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Guitarist Fukuda Pulls Listeners Into His World

Scott Cmiel on December 10, 2012
Shin-ichi Fukuda
Shin-ichi Fukuda

Japanese guitarist Shin-ichi Fukuda, highly acclaimed in Europe and Asia and a favorite of composer Leo Brouwer, is less well-known in the U.S., despite being at the peak of his career. In a much-anticipated second San Francisco appearance on Saturday night, following his debut in 2008 when David Tanenbaum invited him to perform at the Guitar Foundation of America Festival, Fukuda impressed and moved the audience with an uncommonly substantial program, presented at Herbst Theatre by the Omni Foundation and San Francisco Performances. The highlights included the San Francisco premiere of Brouwer’s El arpa y la sombra, two substantial works by Bach, and a late work by Toru Takemitsu, and were further enlivened by the heartfelt Romanticism of Enrique Granados and stirring renditions of classics by Joaquin Rodrigo and Astor Piazzolla.

The program began with the Sixth Cello Suite, the last and grandest of Bach’s music for solo cello. The Prelude begins as a joyous exploration of resonating open strings, then flowers into an exultant cascade with spiritual overtones. Fukuda pulled listeners into this world with a sensuously beautiful tone and kept them engaged with color and dynamic changes that clearly delineated Bach’s intricate design. Bach’s cello suites are exquisitely paced, and I was disappointed Fukuda didn’t play the Allemande or Courante. That said, his performance of the Sarabande, meant to be the emotional heart of the piece, was both lyrical and sublime. The Gavottes and Gigue, while lacking the implied folklike dance energy, were fleet and impressive. Fukuda’s second set of Bach excerpts, this time from the Second Violin Sonata, had similar highs and lows. The opening Grave and Fugue were omitted; the idyllic Andante created a hypnotic effect with a constant pulsing beat in its lower voice; and the concluding Allegro was given a bravura performance that lacked dance energy but was a model of dynamic control and formal clarity.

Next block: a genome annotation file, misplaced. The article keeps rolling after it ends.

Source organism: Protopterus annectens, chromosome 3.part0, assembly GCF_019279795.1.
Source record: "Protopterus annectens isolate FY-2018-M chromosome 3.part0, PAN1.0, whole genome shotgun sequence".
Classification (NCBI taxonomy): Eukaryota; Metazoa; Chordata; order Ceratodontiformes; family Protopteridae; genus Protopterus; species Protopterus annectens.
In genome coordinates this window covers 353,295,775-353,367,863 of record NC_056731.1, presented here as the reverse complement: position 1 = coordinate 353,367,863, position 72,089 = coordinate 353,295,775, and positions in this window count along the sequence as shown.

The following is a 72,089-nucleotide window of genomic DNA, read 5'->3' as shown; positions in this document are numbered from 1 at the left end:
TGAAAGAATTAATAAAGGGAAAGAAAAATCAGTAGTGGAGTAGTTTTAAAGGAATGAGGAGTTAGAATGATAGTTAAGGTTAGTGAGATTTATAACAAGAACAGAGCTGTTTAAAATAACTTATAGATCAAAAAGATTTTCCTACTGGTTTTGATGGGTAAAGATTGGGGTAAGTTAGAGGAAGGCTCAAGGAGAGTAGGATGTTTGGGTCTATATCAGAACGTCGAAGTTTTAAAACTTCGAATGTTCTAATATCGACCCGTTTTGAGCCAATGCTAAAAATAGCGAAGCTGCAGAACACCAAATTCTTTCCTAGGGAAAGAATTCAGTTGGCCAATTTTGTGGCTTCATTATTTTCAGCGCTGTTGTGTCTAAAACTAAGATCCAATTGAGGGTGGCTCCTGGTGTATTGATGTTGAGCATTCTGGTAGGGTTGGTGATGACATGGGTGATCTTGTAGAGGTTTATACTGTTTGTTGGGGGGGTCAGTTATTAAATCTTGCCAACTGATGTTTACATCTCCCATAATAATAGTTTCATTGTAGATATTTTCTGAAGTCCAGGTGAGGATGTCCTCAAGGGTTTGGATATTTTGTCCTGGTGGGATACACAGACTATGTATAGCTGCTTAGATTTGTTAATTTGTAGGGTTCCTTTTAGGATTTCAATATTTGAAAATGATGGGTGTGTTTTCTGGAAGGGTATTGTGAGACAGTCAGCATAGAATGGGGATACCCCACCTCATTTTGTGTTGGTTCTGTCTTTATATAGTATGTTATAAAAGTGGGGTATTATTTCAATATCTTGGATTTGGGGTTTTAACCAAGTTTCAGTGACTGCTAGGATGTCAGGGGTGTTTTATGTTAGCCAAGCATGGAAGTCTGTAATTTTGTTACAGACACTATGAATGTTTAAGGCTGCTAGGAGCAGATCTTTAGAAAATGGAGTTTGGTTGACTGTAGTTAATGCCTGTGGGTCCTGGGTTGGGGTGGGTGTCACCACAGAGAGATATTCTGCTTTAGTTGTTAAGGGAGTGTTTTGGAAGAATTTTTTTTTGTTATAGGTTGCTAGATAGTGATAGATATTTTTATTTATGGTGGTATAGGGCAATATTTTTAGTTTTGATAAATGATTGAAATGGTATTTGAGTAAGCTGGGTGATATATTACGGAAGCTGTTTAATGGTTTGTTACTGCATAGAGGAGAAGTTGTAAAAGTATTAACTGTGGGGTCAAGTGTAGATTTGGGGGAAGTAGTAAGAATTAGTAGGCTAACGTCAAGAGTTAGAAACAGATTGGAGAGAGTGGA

Fukuda impressed and moved the audience with an uncommonly substantial program.

Takemitsu’s In the Woods is inspired by a subtle, contemplative vision of nature, and achieves a remarkable synthesis of traditional Japanese music, the French Impressionism of Claude Debussy, and American jazz. Each of the three movements, “Wainscot Pond,” “Rosedale,” and “Muir Woods,” is named for an American site of natural splendors. Fukuda gave a beautifully improvisatory performance infused with melancholy and created a feeling of great spaciousness in a short time span with his meticulous attention to nuances of color, duration, dynamics, and silence.

The two halves of the concert were linked by Brouwer’s Homage to Takemitsu, El arpa y la sombra (The harp and the warrior). This major work, written in Brouwer’s idiomatic, passionately emotional, and programmatic late style, was given an excellent San Francisco premiere by Fukuda, who is also the work’s dedicatee. I hope a San Francisco orchestra will soon program Brouwer’s related work, Concerto da Requiem, in Memoriam Toru Takemitsu, a work also dedicated to Shin-ichi Fukuda.

Fukuda met every demand of this difficult work with aplomb.

The remainder of the evening was dedicated to more-familiar repertoire. Granados’ lyrical and romantic Valses poeticos was an excellent choice to follow Brouwer’s intense modernism, and Fukuda perfectly captured its veiled references to Scarlatti Sonatas, Strauss’ Der Rosenkavalier, and Ravel’s Valses nobles et sentimentales. Fukuda began Rodrigo’s magnificent homage to Manuel de Falla, Invocation y danza, with great subtlety and proceeded to weave an impassioned, intricate pattern of melody and broken chords that he finally released in a fiery Spanish dance. Fukuda met every demand of this difficult work with aplomb, from the demanding tremolo and brilliant runs to the conclusion’s sparse harmonics and final murmuring arpeggio. The last work on the program was Piazzolla’s El muerte del angel. Fukuda infused the mysterious tango, about a purifying angel defeated in a fight with a local villain, with streetwise energy.

The enthusiastic audience was rewarded with encores of the Prelude #1 and Choros #1 by Heitor Villa-Lobos and Estrellita by Manuel Ponce.

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